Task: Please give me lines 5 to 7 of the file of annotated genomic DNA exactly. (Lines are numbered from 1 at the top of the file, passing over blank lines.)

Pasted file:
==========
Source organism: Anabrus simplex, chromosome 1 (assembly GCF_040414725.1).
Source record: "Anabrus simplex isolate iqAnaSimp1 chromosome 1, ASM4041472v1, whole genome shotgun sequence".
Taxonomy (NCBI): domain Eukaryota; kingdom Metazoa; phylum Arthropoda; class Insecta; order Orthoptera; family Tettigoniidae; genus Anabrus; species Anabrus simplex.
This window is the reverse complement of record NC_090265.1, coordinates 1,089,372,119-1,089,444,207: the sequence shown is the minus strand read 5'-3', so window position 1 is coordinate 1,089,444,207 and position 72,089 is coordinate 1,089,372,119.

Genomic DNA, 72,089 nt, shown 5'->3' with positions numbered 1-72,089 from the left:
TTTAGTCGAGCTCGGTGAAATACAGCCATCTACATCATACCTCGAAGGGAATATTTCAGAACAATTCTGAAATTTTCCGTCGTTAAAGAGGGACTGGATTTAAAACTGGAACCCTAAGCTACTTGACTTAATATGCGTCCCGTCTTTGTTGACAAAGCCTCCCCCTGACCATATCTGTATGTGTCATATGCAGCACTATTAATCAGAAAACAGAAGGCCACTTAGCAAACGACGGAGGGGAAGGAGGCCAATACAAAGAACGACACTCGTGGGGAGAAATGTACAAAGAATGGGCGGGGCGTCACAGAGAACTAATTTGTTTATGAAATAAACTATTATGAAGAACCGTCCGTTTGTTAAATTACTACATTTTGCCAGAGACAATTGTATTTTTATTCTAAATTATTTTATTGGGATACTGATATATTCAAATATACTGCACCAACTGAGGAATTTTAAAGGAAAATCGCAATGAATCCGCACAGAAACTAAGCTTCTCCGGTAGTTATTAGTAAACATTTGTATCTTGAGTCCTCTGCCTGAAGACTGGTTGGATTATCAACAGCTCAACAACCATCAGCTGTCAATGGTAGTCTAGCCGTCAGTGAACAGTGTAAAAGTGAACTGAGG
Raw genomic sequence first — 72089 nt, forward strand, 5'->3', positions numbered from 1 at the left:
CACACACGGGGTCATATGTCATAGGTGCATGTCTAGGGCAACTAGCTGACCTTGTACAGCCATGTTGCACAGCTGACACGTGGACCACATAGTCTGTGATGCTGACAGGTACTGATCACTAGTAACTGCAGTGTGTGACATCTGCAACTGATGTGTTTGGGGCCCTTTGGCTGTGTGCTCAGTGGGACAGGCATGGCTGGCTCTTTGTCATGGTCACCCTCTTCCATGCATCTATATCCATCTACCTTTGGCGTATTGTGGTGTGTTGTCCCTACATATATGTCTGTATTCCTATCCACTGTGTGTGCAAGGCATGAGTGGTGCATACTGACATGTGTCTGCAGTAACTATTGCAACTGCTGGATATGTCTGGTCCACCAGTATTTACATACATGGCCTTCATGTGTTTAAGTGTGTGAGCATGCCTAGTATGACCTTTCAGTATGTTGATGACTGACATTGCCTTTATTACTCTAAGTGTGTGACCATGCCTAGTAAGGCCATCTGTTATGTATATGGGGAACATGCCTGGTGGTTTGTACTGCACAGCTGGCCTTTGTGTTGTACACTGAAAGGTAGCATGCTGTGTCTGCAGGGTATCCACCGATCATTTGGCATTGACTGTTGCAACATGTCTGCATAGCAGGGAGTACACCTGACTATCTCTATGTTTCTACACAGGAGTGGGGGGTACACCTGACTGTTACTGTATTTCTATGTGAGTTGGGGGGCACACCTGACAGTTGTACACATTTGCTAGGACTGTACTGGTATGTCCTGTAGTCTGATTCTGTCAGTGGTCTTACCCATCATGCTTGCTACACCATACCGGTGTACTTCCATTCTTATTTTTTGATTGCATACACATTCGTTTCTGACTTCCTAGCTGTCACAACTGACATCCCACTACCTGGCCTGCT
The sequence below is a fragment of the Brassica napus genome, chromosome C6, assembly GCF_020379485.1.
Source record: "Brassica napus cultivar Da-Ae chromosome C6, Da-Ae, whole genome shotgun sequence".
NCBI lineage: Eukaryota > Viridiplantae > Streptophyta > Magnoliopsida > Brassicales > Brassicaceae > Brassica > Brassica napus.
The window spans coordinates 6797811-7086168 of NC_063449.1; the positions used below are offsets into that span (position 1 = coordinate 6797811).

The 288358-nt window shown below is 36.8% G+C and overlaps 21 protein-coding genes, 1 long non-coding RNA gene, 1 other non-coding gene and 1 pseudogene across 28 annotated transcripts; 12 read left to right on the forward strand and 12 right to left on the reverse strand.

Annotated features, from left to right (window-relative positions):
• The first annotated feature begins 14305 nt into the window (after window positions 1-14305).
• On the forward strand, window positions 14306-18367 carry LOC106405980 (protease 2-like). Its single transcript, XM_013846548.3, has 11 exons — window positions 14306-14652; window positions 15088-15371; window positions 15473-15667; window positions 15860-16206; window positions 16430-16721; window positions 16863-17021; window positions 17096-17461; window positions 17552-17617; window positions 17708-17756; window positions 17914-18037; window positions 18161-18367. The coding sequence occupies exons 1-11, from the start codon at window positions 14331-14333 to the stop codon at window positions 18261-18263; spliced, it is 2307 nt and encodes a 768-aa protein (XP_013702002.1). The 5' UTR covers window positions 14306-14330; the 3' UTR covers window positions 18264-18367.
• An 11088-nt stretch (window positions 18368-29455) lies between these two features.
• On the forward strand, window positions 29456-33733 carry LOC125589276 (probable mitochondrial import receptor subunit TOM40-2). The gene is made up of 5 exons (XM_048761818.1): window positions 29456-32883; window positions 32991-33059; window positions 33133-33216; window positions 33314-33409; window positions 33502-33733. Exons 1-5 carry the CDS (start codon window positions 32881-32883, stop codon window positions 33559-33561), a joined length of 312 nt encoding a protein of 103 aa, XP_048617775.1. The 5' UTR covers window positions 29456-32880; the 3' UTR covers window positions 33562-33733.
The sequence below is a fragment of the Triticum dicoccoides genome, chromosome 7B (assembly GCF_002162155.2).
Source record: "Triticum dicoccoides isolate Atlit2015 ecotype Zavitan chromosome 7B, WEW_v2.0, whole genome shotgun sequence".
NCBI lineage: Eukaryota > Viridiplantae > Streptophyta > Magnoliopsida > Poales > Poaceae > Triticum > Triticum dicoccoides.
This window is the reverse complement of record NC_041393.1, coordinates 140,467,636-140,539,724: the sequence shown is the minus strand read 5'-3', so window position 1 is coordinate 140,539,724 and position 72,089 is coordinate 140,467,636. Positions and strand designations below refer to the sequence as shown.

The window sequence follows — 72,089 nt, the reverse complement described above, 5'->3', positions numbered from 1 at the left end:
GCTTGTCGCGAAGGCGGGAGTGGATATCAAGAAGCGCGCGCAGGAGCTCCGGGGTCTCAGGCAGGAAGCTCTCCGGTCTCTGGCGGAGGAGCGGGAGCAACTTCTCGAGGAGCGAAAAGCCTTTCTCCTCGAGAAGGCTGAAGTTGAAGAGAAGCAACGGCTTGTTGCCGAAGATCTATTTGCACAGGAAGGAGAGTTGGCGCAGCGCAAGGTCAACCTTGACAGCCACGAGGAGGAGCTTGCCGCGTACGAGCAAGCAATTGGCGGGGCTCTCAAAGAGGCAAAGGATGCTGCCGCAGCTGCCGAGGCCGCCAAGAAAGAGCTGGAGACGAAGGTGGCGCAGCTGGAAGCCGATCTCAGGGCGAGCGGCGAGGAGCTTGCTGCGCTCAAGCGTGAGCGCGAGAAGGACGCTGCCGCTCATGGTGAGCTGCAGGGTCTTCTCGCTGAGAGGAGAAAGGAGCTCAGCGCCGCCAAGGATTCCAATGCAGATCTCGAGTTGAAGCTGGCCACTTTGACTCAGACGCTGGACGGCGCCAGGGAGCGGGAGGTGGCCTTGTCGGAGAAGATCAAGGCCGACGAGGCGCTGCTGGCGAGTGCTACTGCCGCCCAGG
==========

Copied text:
Genomic DNA, 72,089 nt, shown 5'->3' with positions numbered 1-72,089 from the left:
TTTAGTCGAGCTCGGTGAAATACAGCCATCTACATCATACCTCGAAGGGAATATTTCAGAACAATTCTGAAATTTTCCGTCGTTAAAGAGGGACTGGATTTAAAACTGGAACCCTAAGCTACTTGACTTAATATGCGTCCCGTCTTTGTTGACAAAGCCTCCCCCTGACCATATCTGTATGTGTCATATGCAGCACTATTAATCAGAAAACAGAAGGCCACTTAGCAAACGACGGAGGGGAAGGAGGCCAATACAAAGAACGACACTCGTGGGGAGAAATGTACAAAGAATGGGCGGGGCGTCACAGAGAACTAATTTGTTTATGAAATAAACTATTATGAAGAACCGTCCGTTTGTTAAATTACTACATTTTGCCAGAGACAATTGTATTTTTATTCTAAATTATTTTATTGGGATACTGATATATTCAAATATACTGCACCAACTGAGGAATTTTAAAGGAAAATCGCAATGAATCCGCACAGAAACTAAGCTTCTCCGGTAGTTATTAGTAAACATTTGTATCTTGAGTCCTCTGCCTGAAGACTGGTTGGATTATCAACAGCTCAACAACCATCAGCTGTCAATGGTAGTCTAGCCGTCAGTGAACAGTGTAAAAGTGAACTGAGG
Raw genomic sequence first — 72089 nt, forward strand, 5'->3', positions numbered from 1 at the left: